The Gulf Arab dynasties, foremost Saudi Arabia, welcomed a final Iran nuclear deal agreed on Tuesday in Vienna, but put their reservations since the deal promises to break Iran’s long-standing isolation in both the Middle East and the world.
Saudi Arabia publicly supported the nuclear deal signed between Iran and the six world powers on Tuesday, but Saudi authorities called for a full commitment of Iranian compliance to the proposed deal in Vienna.
Riyadh attaches importance to any agreement that ensures Iran to dissuade from obtaining nuclear weapons and demands a full-fledged International Atomic Energy Agency (IAEA) access to the Iranian civil and military sites.
A Saudi official confirmed his country’s position regarding the Iran deal and called “the strict and constant inspection of all [Iranian nuclear] sites, including military ones, as well as mechanism for rapidly re-imposing [economic] sanctions in the event Iran violates the terms of the deal,” according to the state run Saudi Press Agency (SPA).
Meanwhile, Qatar warmly greeted the nuclear agreement as its foreign ministry described it as an “important step” towards establishing “regional peace and stability,” in a statement the Qatar News Agency said on Wednesday.
Kuwait’s official news agency also stated that Kuwaiti Emir Sabah Al Ahmad Al Sabah had expressed his hopes that the agreement would “bolster security and peace in the region.”
After a long-lasting marathon talks, Iran and the P5+ 1 countries, consisting of the US, Britain, France, Russia, China and Germany agreed on a final nuclear deal on July 14 in Vienna. The deal suggests Iran to curb its nuclear programme in exchange for the removal of UN sanctions and arms embargo over the country.
A final nuclear deal might be said to provide Tehran a legitimate base in relations with its Middle Eastern neighbours, such as Saudi Arabia and the Gulf countries which have been essentially opposing a nuclear armed Iran.
Saudi Arabia and its Gulf allies have long been opposing a nuclear deal that might give some privileges to Iran in order to unlock its geopolitical and geoeconomic isolation in the region particularly after the conflicts erupted in Iraq, Syria and Yemen.
With a Western support derived from the nuclear settlement, Iran is expected to enhance its bargaining power regarding the crises in Iraq, Syria and Yemen where the parties have been divided over power struggle and sectarian violence.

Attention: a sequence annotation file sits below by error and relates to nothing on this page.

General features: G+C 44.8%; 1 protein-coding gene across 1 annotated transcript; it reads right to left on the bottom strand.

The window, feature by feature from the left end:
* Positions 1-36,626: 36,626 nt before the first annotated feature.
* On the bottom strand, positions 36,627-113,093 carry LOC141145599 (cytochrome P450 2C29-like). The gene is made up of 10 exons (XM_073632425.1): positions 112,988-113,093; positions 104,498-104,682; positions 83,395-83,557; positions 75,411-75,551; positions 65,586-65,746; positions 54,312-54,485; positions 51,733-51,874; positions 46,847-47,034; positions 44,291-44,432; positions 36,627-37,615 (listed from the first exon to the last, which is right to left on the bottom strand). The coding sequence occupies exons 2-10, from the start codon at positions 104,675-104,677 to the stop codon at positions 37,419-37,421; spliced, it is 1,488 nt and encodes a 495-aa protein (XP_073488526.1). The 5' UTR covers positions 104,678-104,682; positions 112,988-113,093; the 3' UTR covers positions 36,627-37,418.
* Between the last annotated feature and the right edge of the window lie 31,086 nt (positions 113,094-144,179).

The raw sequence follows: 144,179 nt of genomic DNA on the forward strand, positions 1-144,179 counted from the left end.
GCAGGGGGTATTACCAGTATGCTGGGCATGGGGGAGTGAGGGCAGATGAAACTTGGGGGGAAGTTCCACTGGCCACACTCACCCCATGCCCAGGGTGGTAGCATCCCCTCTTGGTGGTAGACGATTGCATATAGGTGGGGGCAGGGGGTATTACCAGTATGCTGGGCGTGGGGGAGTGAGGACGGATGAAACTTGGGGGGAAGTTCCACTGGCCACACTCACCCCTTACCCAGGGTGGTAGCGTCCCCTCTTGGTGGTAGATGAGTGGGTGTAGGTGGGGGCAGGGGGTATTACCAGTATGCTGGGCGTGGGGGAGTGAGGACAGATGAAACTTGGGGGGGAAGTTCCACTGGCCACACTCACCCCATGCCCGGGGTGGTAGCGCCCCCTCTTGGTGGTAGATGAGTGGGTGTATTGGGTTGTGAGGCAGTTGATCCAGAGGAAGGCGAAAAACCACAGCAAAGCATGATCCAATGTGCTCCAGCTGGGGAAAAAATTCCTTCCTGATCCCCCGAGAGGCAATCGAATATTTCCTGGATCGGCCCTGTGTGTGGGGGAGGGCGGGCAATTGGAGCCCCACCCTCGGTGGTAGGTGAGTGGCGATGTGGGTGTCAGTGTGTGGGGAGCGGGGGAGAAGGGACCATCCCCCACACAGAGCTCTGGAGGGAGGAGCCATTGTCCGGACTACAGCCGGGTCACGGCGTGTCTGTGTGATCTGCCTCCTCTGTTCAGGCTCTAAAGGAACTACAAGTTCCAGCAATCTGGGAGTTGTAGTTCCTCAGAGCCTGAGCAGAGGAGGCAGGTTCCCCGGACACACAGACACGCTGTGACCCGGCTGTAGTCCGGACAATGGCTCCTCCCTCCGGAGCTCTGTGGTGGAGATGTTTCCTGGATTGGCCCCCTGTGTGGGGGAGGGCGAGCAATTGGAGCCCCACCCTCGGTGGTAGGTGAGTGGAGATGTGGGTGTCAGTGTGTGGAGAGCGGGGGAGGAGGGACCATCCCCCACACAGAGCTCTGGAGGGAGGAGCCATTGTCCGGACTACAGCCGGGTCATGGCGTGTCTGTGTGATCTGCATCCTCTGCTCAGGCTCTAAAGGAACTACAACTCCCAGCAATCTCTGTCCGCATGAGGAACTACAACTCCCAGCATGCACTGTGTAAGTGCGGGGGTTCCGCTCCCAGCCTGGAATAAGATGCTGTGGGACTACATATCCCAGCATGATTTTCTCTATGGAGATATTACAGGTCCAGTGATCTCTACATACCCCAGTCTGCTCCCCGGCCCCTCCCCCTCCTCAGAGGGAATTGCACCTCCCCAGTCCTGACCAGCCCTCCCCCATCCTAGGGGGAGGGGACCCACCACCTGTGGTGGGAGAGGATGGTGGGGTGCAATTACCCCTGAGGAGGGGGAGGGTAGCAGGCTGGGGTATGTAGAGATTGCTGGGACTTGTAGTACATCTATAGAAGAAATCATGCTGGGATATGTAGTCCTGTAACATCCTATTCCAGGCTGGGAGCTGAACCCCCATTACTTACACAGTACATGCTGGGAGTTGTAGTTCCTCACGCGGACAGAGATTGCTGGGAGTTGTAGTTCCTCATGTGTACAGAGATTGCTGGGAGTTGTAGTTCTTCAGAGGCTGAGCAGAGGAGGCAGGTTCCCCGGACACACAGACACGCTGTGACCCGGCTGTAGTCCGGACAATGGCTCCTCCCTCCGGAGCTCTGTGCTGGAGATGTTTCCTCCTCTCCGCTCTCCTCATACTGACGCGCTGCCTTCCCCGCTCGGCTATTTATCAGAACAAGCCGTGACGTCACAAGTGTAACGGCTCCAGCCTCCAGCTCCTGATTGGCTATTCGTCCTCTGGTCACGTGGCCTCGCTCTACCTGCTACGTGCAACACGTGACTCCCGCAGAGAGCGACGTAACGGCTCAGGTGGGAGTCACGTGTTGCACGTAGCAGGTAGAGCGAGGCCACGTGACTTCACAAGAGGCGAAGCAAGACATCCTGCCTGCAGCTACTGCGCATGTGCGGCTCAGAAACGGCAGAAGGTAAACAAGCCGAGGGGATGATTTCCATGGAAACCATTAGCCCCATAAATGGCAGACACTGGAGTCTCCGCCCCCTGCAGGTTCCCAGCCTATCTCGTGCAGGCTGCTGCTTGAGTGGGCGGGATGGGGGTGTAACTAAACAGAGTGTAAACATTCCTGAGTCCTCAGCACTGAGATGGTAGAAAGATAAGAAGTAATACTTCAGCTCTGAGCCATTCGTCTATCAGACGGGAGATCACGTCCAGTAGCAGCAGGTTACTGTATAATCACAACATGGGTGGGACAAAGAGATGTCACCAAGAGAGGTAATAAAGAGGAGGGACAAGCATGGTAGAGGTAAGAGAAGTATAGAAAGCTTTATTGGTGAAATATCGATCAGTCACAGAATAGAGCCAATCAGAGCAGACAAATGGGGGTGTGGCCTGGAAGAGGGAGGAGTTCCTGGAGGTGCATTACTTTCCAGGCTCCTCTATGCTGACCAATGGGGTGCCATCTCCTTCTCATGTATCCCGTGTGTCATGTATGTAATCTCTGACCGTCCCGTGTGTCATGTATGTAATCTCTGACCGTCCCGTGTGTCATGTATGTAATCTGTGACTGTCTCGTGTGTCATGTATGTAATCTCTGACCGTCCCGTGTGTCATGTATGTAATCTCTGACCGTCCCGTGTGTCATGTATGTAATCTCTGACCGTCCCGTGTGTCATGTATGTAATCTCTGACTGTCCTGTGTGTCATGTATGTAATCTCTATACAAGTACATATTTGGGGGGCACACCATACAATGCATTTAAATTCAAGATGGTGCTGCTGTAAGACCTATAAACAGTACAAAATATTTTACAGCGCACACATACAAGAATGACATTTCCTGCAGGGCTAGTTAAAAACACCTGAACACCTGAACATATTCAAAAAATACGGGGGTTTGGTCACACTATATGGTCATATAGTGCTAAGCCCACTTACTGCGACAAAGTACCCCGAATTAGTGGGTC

The parties have already been at odds due to the maritime disputes considering the Gulf of Aden, and Basra to which Iran also calls “Persian Gulf” since the Iran-Iraq war in the 1980s.
Saudi Arabia and its Gulf allies accuse Iran of spreading “aggression” across the region while Tehran claims Arab states as “outpost of the American expansionism” given the fact that the Gulf countries’ role in the US invasion of Iraq.
The ongoing Yemen crisis also augmented geopolitical rivalry and military discontent since the Saudi-led air strikes targeted the Houthi militias which were backed by the Iranian regime.
Iran is known for its solid stance towards the Assad regime in Syria and backs the Syrian military through sending weaponry and human resources, a vital support that essentially annoys Saudi Arabia, Qatar, Kuwait and as well as Turkey in the region.
The implementation of the agreement will enable Iran to get rid of its long isolation caused by the financial-economic sanctions.
The deal also promises Tehran to release more than 100-billion-dollar worth of its assets around the world, which means a flow of liquidity into the Iran’s struggling economy which has long been crippling under the Western sanctions.
Hence, the nuclear agreement is said to accelerate Iranian economic boom by doubling the country’s oil exportation in one year which might whack up commercial rivalry on the oil price mechanism with Saudi Arabia.
Riyadh has long been using its comparative advantage as a political tool against Iran which was badly affected from low oil prices due to Saudi-driven OPEC moves in the recent years.